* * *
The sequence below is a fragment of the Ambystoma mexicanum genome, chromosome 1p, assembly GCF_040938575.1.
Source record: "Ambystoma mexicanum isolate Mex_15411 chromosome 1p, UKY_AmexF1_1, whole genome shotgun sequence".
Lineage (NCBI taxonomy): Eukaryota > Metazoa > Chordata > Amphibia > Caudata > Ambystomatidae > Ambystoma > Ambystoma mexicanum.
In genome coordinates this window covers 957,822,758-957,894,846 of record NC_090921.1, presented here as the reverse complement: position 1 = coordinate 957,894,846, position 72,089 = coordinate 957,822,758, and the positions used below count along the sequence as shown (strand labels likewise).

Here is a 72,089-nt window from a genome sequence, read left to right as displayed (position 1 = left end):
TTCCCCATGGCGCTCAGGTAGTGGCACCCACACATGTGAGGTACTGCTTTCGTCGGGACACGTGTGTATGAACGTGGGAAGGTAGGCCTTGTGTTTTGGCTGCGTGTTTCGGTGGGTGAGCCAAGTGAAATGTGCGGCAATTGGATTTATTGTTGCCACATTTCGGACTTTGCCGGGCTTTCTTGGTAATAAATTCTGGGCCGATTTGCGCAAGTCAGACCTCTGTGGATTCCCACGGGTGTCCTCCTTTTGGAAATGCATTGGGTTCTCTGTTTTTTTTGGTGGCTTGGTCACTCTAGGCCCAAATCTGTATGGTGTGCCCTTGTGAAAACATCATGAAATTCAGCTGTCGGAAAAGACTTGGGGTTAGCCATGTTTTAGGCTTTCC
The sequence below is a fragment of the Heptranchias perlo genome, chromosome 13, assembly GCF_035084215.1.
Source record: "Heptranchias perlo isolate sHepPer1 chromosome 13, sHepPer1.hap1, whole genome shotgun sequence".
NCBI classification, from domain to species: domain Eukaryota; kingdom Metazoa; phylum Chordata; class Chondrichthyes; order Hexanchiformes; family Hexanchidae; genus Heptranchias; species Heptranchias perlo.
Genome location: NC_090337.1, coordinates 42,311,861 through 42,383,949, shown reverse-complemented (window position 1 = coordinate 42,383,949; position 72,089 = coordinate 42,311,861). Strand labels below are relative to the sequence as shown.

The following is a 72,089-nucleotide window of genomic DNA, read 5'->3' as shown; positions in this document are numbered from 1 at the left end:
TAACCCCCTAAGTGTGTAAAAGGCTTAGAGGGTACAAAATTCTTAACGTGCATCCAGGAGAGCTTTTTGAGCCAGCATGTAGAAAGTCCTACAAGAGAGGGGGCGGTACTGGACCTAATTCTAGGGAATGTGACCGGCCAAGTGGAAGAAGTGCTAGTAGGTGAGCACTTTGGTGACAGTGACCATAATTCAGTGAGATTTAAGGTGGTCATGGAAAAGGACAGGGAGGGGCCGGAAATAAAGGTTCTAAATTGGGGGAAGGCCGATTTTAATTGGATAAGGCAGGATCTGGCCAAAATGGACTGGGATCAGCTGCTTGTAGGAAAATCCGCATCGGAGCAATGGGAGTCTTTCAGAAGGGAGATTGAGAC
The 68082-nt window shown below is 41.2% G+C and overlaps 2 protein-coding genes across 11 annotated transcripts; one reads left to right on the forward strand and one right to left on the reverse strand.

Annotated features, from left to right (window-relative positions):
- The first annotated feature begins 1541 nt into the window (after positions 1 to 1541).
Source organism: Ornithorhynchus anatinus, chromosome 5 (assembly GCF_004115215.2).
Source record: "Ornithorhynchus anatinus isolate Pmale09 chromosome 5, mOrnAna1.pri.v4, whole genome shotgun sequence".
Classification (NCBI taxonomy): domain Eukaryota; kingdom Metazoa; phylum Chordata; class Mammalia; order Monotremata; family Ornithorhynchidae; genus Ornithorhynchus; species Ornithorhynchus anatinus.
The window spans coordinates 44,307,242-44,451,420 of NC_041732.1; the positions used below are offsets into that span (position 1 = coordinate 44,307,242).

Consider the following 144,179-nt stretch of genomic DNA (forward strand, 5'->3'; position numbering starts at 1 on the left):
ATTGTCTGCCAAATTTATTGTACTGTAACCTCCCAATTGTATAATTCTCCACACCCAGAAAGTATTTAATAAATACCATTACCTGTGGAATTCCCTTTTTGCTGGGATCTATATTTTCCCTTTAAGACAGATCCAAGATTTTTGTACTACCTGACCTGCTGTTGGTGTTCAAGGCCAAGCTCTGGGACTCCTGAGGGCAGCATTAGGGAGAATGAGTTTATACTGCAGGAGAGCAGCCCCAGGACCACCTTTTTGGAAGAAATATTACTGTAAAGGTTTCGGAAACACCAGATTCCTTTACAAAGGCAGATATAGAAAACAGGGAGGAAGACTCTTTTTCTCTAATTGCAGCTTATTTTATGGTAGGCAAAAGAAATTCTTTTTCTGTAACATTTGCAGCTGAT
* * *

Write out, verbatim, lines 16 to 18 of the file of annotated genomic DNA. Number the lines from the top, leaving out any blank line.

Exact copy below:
Source organism: Ornithorhynchus anatinus, chromosome 5 (assembly GCF_004115215.2).
Source record: "Ornithorhynchus anatinus isolate Pmale09 chromosome 5, mOrnAna1.pri.v4, whole genome shotgun sequence".
Classification (NCBI taxonomy): domain Eukaryota; kingdom Metazoa; phylum Chordata; class Mammalia; order Monotremata; family Ornithorhynchidae; genus Ornithorhynchus; species Ornithorhynchus anatinus.